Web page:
Adventure December 19, 2018

Hoofing It Through the Snow

The joys of snowshoeing

When Troy Larsen was a youngster, he bent wet ash wood into snowshoes, affixing leather straps to them. These snowshoes ushered him into a snowy world beyond the front porch of his grandparents’ home in northern Wisconsin where his family retreated every Christmas.

His love of snowshoeing did not stop when he moved to Sun Valley. At the Barkin’ Basement thrift shop in Hailey, he and his wife, Linda, found a pair of snowshoes shaped like dinosaur footprints for their son and daughter. Soon the family was outlining hearts and other figures in the snow.

Even today Troy and Linda find themselves dreaming of the first snowfall when they can shoe across snowy fields from their home out Deer Creek canyon. As the snow piles up, they head north, letting snowshoes take them to a frozen Titus Lake, along Baker Creek, and even up into the Boulder Mountains, a couple of their sled dogs at their sides.

“It’s so fun. I’ve found you get warm real quickly, even on the coldest days,” Troy said. “Sometimes, it takes me 15 minutes to warm up when I’m cross-country skiing and dog sledding. But I’m hot after 10 steps on snowshoes. And they’re practical, too. We always carry snowshoes with us when we’re sledding so we don’t have to posthole through the snow if something happens.”

Snowshoeing has been gaining in both popularity and access, and for good reason. If you can walk, you can snowshoe—no need to worry about balancing on skinny skis. And in recent years, patrollers for the Blaine County Recreation District and Sun Valley Nordic Center have begun packing two-foot-wide snowshoe trails for those who aren’t quite ready to cut across an untracked field or head straight up a mountain.

“Last year we saw more snowshoers on our trails than ever before,” said Jenna Vagias, marketing manager for the BCRD. “We sold close to 6,000 snowshoe-only day and 60 snowshoe-only season passes. And anyone with a Nordic ski season pass can access the trails as part of that pass, so it is a bit tricky to know exactly how many additional snowshoers were out there.”

There are 35 kilometers of snowshoe trails around Galena Lodge, all accessible via a $5 trail fee or a $65 season pass. There are also packed snowshoe trails at Billy’s Bridge, and behind Sawtooth National Recreation Area headquarters. The snowshoe trail at Billy’s Bridge offers fabulous views of the Boulder Mountains, while the packed snowshoe trail behind SNRA takes people on a flat trek along a picturesque creek.

The Psycho Ridge Loop at Galena takes snowshoers up a hill for spectacular views overlooking Gladiator, Galena and other peaks. And the 1.7-kilometer Cowboy Cabin Trail leads enthusiasts from Galena Lodge across the Wood River past a barn worthy of a selfie.

Photo courtesy Blaine County Recreation District. Photo by Dev Khalsa.

Also at Galena, forest rangers offer 90-minute guided treks free of charge every Thursday at 11 a.m. The rangers recount the history of the area and its natural resources. Guided interpretive tours are also available for a fee at Sun Valley Nordic Center.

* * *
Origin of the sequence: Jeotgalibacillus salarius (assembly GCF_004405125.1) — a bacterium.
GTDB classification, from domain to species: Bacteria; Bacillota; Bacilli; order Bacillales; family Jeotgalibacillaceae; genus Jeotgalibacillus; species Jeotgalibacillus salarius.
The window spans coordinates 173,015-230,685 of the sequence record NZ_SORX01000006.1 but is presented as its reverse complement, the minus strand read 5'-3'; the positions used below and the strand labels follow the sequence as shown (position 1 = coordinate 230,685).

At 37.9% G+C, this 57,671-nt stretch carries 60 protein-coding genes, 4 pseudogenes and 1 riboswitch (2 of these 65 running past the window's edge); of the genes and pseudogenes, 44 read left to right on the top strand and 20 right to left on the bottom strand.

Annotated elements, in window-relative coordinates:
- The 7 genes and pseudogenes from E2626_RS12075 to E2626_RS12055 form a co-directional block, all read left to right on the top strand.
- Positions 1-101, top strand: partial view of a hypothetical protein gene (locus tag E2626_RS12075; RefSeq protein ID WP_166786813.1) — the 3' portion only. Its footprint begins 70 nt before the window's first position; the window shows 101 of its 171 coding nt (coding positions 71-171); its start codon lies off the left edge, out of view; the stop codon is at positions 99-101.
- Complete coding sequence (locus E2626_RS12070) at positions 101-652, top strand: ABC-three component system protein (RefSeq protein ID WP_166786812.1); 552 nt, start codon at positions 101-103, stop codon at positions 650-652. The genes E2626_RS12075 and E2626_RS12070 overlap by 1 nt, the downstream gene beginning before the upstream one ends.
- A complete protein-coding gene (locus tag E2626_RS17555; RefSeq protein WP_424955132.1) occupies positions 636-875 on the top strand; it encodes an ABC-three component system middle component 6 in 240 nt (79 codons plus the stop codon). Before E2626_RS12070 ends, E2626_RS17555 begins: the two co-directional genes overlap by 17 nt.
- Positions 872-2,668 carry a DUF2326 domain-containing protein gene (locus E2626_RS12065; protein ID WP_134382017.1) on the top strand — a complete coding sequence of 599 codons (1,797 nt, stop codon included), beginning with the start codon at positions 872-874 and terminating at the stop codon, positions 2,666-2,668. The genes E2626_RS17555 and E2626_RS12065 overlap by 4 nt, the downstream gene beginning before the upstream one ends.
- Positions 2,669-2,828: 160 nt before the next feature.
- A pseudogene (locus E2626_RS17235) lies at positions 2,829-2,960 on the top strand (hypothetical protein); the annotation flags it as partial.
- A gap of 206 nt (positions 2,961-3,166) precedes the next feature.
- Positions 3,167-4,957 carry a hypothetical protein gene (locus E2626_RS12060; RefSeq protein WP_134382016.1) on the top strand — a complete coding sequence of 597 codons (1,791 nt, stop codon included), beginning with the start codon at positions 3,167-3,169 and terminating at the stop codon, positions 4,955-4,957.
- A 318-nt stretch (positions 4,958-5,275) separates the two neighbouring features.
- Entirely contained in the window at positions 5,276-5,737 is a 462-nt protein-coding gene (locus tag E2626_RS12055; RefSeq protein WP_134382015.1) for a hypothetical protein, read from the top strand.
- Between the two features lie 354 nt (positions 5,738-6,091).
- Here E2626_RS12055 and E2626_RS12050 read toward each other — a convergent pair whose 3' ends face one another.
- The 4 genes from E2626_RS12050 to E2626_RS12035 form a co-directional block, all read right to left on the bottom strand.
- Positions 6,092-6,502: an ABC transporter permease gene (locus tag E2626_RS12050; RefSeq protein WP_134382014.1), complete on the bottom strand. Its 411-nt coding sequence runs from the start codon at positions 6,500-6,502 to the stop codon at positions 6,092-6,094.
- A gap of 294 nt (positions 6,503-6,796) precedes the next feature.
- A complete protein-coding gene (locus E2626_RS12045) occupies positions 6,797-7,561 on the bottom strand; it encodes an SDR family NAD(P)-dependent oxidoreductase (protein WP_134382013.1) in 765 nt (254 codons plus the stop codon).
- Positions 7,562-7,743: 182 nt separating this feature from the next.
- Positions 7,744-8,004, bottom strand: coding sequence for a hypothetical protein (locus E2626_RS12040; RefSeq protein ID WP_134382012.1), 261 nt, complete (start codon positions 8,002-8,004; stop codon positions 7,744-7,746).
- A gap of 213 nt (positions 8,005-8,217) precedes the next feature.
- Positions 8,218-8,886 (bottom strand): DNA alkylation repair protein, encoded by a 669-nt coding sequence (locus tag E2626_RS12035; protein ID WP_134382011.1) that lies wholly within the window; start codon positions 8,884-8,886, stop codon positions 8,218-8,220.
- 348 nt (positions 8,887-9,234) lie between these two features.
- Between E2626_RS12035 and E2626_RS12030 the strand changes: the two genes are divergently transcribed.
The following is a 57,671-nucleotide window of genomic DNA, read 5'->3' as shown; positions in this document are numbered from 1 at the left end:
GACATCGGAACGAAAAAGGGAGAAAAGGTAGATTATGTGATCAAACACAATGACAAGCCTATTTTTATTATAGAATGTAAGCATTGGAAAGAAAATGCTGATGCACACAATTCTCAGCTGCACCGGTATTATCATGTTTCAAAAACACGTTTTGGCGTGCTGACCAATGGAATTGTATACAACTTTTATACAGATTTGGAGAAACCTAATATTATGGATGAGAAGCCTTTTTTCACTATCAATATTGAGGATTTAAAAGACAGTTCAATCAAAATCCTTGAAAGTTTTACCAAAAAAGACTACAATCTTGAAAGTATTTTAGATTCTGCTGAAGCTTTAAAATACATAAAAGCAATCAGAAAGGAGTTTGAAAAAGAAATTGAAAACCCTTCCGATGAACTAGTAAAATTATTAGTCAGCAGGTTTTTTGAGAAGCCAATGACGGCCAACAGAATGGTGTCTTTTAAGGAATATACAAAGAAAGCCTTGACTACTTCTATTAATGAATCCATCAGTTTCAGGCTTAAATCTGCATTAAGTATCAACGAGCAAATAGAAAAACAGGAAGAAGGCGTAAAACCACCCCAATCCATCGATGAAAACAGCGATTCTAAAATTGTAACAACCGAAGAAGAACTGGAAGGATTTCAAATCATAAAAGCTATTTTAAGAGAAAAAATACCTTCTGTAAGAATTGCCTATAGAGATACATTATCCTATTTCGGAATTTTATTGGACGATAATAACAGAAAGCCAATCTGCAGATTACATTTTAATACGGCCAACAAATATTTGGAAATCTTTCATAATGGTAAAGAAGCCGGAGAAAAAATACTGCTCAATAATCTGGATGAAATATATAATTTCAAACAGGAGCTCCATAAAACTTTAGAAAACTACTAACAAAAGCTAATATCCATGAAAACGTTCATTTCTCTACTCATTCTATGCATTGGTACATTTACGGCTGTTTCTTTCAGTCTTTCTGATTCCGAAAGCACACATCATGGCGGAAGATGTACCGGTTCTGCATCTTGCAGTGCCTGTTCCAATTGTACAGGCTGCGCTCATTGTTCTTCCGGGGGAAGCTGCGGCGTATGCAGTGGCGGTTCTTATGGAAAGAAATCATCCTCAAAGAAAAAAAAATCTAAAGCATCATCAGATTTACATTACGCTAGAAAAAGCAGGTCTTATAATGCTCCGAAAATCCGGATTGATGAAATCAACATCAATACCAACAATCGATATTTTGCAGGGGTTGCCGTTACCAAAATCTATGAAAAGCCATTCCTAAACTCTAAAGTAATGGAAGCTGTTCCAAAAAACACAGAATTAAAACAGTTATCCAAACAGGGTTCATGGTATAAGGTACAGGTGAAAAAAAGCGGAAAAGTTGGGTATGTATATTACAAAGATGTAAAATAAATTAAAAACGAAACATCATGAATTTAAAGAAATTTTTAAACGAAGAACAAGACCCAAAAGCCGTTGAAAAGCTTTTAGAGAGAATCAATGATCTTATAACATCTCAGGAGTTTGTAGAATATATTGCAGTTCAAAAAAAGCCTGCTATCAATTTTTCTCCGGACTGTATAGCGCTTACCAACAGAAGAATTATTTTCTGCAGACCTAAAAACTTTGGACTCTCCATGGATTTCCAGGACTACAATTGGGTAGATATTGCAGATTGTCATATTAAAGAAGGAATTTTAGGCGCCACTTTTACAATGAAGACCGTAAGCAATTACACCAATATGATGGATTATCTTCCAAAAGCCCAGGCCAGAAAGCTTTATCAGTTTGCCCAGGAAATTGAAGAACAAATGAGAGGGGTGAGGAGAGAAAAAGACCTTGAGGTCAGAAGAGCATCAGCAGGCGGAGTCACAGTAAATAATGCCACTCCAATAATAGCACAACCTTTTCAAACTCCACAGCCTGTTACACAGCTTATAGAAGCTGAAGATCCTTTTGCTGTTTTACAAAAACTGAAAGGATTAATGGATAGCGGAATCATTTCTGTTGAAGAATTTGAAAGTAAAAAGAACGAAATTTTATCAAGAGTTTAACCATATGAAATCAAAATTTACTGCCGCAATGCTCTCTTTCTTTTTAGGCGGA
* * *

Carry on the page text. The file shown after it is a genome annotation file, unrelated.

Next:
The snow conditions aren’t as important in snowshoeing as they are in skiing. You can snowshoe if the snow is powdery, and you can snowshoe if it has turned crusty with the crampons digging in.

It was snowshoeing, rather than skiing, that attracted Alex Engs to move to Sun Valley from the Bay area this past year. “I was snowshoeing around Galena last Christmas, and I had such a marvelous time,” she said. “I thought: ‘I want to be doing this all the time.’”

Hailey resident Mila Lyon organizes weekly snowshoe hikes for friends, taking them across the fields around Indian Creek and up the steep hills overlooking Elkhorn. She often pairs them with a picnic or a brunch or, even a potluck dinner following a full moon snowshoe trek.

“I like being outdoors, tromping around in snow up to my knees off the trail where I like to imagine no one has gone before,” she said. “I’m out in quiet, in sunshine, and the snow allows me to go places I can’t in summer.”

Trails packed down by Blaine County Recreation District and Sun Valley Nordic patrollers provide opportunities for those wishing to expend less energy, Lyon said. “They’re a wonderful introduction for beginning snowshoe users because you can’t get lost following them. And they always lead to some really great terrain and views.”

Snowshoes have been steadily improving over the past 20 years to the point where they’re durable and easy to put on and take off, said Bob Rosso, owner of The Elephant’s Perch in Ketchum. “They’re a wonderful thing for people who want exercise but might be intimidated by skis,” he said. “And they’re useful for those who want to climb straight uphill with their skis on the back, then stash their snowshoes in their pack while they ski down. And you can wear anything with them from low-cut ski boots for walking around town to Sorels. I would recommend the better insulted boots, however, for really cold days.”




Pack food.
You will burn lots of calories snowshoeing and, thus, it provides you with a happy excuse toeat.

Drink up.
Even on frigid days you can get dehydrated with a vigorous workout.

Layer up.
Wear layers of clothing that can be peeled off to avoid overheating.

Keep an eye on your dog.
They may have trouble in deep snow or breakable crust. And have booties for dogs that get snow build-up between
their toes.

Don’t walk on cross-country ski tracks.
It is ok to do so if you are trying to get from one side to the other, but snowshoes mess up the manicured tracks for skiers! And please don’t walk on snowshoe trails without snowshoes, as boots will punch through and gouge the trail.

This article appears in the Winter 2018 Issue of Sun Valley Magazine.